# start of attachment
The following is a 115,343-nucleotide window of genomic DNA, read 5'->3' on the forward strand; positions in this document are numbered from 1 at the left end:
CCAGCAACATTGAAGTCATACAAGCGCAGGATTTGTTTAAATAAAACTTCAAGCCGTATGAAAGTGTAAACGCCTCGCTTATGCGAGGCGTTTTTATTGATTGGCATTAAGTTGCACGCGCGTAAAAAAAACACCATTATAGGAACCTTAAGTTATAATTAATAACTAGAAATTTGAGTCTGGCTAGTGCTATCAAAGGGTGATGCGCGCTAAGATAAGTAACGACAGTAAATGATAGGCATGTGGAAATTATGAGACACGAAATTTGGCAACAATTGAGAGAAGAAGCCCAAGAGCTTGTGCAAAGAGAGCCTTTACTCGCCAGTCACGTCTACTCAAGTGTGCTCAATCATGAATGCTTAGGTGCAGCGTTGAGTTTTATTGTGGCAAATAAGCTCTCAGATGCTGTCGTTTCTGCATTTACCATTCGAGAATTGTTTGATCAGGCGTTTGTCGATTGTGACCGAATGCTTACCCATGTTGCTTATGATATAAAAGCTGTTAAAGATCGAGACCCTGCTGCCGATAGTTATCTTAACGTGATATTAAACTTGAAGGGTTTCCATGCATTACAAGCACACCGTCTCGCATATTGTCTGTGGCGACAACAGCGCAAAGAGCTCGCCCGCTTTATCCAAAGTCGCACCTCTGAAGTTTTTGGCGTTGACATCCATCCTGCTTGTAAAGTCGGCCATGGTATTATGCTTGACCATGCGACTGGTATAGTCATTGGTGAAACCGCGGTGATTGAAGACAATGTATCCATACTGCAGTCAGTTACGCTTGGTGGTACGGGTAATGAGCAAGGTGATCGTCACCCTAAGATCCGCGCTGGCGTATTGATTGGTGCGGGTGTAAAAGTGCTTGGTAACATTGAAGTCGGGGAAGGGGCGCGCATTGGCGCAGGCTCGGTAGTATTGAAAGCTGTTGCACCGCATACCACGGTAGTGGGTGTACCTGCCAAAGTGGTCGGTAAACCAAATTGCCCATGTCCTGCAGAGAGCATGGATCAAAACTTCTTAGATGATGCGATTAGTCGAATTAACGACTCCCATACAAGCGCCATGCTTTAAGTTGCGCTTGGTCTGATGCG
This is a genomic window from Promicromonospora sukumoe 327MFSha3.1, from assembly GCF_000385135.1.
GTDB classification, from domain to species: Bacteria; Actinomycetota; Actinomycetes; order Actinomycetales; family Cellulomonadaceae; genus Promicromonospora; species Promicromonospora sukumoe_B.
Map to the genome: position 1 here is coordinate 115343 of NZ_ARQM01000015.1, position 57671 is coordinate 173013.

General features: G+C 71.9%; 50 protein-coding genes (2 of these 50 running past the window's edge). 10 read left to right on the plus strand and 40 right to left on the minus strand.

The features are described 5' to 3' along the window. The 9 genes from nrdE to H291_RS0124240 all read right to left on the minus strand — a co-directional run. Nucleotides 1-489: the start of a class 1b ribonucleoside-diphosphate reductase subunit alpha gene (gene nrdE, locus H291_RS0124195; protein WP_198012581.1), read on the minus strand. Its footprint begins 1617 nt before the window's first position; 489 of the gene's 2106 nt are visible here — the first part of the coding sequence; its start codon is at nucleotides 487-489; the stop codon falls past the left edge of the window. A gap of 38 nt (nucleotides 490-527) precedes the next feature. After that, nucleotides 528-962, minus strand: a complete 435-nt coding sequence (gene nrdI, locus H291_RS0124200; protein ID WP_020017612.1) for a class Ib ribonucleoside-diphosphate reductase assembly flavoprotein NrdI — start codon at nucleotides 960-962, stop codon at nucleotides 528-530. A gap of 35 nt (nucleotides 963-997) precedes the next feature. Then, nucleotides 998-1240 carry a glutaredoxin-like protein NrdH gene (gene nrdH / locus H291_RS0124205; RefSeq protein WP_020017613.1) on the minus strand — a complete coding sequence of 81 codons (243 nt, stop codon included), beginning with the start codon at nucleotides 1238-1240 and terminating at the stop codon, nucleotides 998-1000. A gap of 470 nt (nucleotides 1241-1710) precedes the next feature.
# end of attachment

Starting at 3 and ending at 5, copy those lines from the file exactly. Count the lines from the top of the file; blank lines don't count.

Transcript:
This is a genomic window from Promicromonospora sukumoe 327MFSha3.1, from assembly GCF_000385135.1.
GTDB classification, from domain to species: Bacteria; Actinomycetota; Actinomycetes; order Actinomycetales; family Cellulomonadaceae; genus Promicromonospora; species Promicromonospora sukumoe_B.
Map to the genome: position 1 here is coordinate 115343 of NZ_ARQM01000015.1, position 57671 is coordinate 173013.